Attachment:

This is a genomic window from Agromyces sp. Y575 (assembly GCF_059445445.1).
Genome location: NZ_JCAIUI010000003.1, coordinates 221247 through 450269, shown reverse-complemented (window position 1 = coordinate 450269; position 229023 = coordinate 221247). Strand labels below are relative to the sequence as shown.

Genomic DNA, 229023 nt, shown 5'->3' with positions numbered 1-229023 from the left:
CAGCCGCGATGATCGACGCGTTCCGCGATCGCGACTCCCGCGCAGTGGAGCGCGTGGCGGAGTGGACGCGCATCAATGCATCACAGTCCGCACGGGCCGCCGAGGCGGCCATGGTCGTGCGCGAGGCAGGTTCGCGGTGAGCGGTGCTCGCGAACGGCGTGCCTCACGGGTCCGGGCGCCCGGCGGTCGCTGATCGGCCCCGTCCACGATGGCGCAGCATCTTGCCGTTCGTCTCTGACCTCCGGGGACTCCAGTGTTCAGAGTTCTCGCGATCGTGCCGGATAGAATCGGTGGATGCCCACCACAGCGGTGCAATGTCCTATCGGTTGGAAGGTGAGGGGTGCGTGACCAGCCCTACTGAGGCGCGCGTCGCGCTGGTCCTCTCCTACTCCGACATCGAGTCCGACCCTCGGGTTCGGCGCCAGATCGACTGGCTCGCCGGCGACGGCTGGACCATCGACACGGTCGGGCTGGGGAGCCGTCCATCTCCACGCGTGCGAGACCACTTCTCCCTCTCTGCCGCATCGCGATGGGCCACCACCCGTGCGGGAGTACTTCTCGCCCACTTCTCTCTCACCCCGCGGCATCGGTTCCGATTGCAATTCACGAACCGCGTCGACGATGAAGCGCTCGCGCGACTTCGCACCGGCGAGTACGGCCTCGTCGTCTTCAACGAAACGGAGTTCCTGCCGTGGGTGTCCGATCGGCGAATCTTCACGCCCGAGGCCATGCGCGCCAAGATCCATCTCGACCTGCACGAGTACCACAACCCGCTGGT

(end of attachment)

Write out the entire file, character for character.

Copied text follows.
This is a genomic window from Agromyces sp. Y575 (assembly GCF_059445445.1).
Genome location: NZ_JCAIUI010000003.1, coordinates 221247 through 450269, shown reverse-complemented (window position 1 = coordinate 450269; position 229023 = coordinate 221247). Strand labels below are relative to the sequence as shown.

Genomic DNA, 229023 nt, shown 5'->3' with positions numbered 1-229023 from the left:
CAGCCGCGATGATCGACGCGTTCCGCGATCGCGACTCCCGCGCAGTGGAGCGCGTGGCGGAGTGGACGCGCATCAATGCATCACAGTCCGCACGGGCCGCCGAGGCGGCCATGGTCGTGCGCGAGGCAGGTTCGCGGTGAGCGGTGCTCGCGAACGGCGTGCCTCACGGGTCCGGGCGCCCGGCGGTCGCTGATCGGCCCCGTCCACGATGGCGCAGCATCTTGCCGTTCGTCTCTGACCTCCGGGGACTCCAGTGTTCAGAGTTCTCGCGATCGTGCCGGATAGAATCGGTGGATGCCCACCACAGCGGTGCAATGTCCTATCGGTTGGAAGGTGAGGGGTGCGTGACCAGCCCTACTGAGGCGCGCGTCGCGCTGGTCCTCTCCTACTCCGACATCGAGTCCGACCCTCGGGTTCGGCGCCAGATCGACTGGCTCGCCGGCGACGGCTGGACCATCGACACGGTCGGGCTGGGGAGCCGTCCATCTCCACGCGTGCGAGACCACTTCTCCCTCTCTGCCGCATCGCGATGGGCCACCACCCGTGCGGGAGTACTTCTCGCCCACTTCTCTCTCACCCCGCGGCATCGGTTCCGATTGCAATTCACGAACCGCGTCGACGATGAAGCGCTCGCGCGACTTCGCACCGGCGAGTACGGCCTCGTCGTCTTCAACGAAACGGAGTTCCTGCCGTGGGTGTCCGATCGGCGAATCTTCACGCCCGAGGCCATGCGCGCCAAGATCCATCTCGACCTGCACGAGTACCACAACCCGCTGGT